High vs Low-Tech / Short- vs Long-Term

Hi all,
As we think about innovations that will transform the food system, it’s good to keep in mind the incredible diversity of food systems and contexts in which innovations will play out.

Recent reports by IFTF and WEF (links below) highlight high-tech innovations which could create profound transformations, especially in wealthier markets. These include AI, cellular agriculture, programmeable assets / internet of things, big data, blockchain. nutrigenetics.

A recent report by GAIN and the Global Knowledge Initiative (also below) focuses on innovations that can have a major impact on nutrition in the next 5 years, and most of them are low-tech solutions for developing countries: cooperative processing, low-cost solar dryers and refrigerators, solar and mobile cooling, digital-enabled market connectivity. It’s a reminder that a good portion of the world is still farming with hand-tools and no irrigation, enduring seasonal hunger, and awaiting the benefits of the first industrial revolution much less the “fourth industrial revolution.”

One possibility is that transformational technology advances in some regions will leave others even farther behind. Alternately we could have developing countries leapfrogging straight to more sustainable and equitable solutions. Neither outcome is guaranteed to happen … it’s partly up to us .

all best, Lisa

Report links:
– “Nutritious Food Foresight: 12 ways to invest in good food for emerging markets,” (GAIN / GKI), http://globalknowledgeinitiative.org/wp-content/uploads/2019/05/Nutritious-Food-Foresight_GKI-and-GAIN-2019.pdf
– “Good Food is Good Business,” (IFTF), http://www.iftf.org/goodfoodisgoodbusiness/
– “Innovation with a Purpose: The role of technology innovation in accelerating food-systems transformation” (WEF) http://www3.weforum.org/docs/WEF_Innovation_with_a_Purpose_VF-reduced.pdf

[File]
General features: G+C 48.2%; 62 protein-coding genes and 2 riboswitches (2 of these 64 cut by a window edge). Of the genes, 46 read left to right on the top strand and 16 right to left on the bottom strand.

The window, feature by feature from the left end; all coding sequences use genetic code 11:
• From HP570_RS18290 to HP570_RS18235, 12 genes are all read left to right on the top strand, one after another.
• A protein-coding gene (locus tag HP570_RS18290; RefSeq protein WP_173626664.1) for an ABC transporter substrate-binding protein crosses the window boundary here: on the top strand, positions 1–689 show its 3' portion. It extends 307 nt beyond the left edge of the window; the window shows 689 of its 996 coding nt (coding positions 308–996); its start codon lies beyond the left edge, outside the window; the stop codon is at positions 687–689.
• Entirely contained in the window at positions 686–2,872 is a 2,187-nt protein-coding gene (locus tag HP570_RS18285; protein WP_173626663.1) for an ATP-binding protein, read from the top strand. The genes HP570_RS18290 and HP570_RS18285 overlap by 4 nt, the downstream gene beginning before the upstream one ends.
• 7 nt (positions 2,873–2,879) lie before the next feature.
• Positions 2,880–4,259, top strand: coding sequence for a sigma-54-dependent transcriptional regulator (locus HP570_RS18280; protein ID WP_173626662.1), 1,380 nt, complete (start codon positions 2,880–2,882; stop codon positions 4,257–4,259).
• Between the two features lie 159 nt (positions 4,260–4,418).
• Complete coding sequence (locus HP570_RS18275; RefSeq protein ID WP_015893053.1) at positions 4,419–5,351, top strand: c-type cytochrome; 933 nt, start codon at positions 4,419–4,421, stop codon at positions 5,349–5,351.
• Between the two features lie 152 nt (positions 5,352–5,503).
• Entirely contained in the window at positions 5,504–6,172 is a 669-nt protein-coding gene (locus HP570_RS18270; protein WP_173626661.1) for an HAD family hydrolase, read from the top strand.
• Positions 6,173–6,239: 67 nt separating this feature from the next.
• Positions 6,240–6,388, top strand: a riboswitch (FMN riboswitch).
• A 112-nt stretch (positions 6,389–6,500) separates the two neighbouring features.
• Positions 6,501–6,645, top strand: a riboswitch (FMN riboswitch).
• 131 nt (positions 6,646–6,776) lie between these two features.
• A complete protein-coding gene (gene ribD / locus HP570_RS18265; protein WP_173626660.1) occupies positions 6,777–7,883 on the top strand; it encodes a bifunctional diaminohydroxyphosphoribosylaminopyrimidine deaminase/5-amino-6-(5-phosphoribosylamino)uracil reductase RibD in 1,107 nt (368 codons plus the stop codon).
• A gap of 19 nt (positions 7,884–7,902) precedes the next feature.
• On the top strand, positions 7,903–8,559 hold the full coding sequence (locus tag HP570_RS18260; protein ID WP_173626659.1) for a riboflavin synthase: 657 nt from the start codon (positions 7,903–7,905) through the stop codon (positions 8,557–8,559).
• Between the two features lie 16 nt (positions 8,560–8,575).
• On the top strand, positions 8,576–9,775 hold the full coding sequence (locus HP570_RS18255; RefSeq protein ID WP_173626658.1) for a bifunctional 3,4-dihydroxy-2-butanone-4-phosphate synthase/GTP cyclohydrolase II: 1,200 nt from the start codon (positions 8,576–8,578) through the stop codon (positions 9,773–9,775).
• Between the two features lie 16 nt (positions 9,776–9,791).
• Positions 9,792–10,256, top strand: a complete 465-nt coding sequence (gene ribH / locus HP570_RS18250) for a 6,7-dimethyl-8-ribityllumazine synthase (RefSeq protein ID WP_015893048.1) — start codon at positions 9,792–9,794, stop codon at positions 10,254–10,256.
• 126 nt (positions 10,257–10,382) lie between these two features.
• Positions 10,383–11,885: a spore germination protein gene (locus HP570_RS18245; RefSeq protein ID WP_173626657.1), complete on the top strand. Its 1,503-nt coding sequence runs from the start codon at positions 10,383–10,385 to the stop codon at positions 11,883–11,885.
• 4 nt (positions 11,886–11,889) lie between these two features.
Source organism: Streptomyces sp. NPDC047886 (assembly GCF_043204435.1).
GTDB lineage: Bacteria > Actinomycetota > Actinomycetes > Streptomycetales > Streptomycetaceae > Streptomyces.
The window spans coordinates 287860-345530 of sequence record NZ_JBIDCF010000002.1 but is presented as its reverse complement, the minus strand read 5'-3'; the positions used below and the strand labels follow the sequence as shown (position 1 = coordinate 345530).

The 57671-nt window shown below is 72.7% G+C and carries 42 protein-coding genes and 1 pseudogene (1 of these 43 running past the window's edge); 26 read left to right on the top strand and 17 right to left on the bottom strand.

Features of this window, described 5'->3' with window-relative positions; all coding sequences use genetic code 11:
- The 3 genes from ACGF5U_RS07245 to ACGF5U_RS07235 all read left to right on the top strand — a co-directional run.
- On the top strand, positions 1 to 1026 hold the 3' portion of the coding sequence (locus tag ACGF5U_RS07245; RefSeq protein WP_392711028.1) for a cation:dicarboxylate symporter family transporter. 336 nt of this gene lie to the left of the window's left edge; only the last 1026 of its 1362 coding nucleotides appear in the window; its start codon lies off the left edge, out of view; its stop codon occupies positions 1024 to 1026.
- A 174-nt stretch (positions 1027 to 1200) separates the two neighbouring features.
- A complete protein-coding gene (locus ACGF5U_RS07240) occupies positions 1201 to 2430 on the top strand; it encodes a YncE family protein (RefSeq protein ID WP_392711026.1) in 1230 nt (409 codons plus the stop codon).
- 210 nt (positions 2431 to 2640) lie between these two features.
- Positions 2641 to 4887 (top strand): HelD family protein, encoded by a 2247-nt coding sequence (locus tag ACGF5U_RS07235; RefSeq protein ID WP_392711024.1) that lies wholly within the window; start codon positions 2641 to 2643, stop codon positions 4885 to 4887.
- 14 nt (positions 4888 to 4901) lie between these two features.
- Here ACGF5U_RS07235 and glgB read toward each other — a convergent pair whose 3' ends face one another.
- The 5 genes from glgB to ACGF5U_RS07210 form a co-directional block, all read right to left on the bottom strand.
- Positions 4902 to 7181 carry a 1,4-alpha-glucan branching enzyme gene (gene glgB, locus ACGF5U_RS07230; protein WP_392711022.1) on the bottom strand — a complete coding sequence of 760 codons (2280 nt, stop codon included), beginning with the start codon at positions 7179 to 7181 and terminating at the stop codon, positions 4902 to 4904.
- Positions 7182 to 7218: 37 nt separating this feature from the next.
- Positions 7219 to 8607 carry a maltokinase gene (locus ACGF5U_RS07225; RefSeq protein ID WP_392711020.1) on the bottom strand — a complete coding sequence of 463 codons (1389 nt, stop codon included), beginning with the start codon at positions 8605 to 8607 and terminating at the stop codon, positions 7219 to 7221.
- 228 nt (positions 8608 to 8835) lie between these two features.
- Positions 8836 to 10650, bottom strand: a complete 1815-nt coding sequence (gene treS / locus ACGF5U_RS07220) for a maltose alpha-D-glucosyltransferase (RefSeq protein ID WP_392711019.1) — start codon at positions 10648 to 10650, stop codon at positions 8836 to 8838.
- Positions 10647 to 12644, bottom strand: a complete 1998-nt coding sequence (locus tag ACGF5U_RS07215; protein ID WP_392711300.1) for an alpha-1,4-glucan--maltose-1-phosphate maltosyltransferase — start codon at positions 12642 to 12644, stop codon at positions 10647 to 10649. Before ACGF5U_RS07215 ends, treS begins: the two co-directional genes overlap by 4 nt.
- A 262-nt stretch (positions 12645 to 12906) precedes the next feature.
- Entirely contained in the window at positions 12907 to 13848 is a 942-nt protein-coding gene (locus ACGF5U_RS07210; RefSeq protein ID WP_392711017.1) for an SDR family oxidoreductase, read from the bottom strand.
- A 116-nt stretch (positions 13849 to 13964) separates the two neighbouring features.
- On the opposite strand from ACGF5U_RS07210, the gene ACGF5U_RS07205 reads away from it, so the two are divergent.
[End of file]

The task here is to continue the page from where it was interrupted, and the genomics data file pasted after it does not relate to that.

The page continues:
Thank you for sharing! This is great point. We’ve had some discussion about the differences in challenges between developed and developing countries (including here and here).

CC @Caroline, @SevagKechichian and @timsilman

@Thanku, @dthomas, @laurentucker85, you might have thoughts on this as well. Specifically to @lisadreier’s point: How do we make sure developing countries “leapfrog” straight to more sustainable solutions?

Hi @NickOttens - sorry for my delay! My two cents would be supporting entrepreneurship; micro-finance, and making sure there are ways for communities to share their learnings with each other so they can iterate quicker. I am not a “tech” guy, so am unsure how to support low tech options. I do believe that local communities needing to solve real life threatening problems is in part the catalyst for those communities to jump straight into the future. Communities in South America collecting plastic for use in 3-D printing as one example of entrepreneurship solving existing problems with new technology.

Lisa, thank you for those links. I often think about people using hand-tools to raise food. My mother once spoke of going to the creek with a wheel-barrow during the depression to get water for the garden that was plowed with a mule. She would have been 99 this year. She also said they’d put fruit up on the roof in the morning to dry in the sun, then take it down at night and put it back up the next day to continue the process. Sun-drying food was common. She grew up in South Carolina, not far from Augusta, Georgia.

I would think the mobile processing ideas would have included canning in re-usable glass jars as our grandparents used. I remember relatives getting together to make pickles in the bathtub or to fill Ball or Mason jars, or just about any jar you could find a lid for with jellies, preserves, apple butter and more.

We were lucky to be able to pick and slice peaches at peak ripeness and put them in our freezer to be enjoyed all winter long. I promise you food sold in grocery stores is not nearly as good as locally grown and processed food, (although I admit the pickles didn’t always come out to my liking).

My father had a small lawn tractor with a tiller he could attach on back. The soil in his yard was terrible. I helped him build it up with manure and compost but it did little good. The garden relied on modern fertilizer. I don’t think he ever had the soil tested, and if he did I’m sure it would have tested differently a few months later. And he never got a handle on how much to water the garden. The type of hydroponics I focus on has the potential to solve many problems in this and in other areas.

Nevertheless, a superabundant harvest requires a lot of attention in order to preserve it, and it won’t wait. Working together with others to get it safely preserved helps immeasurably.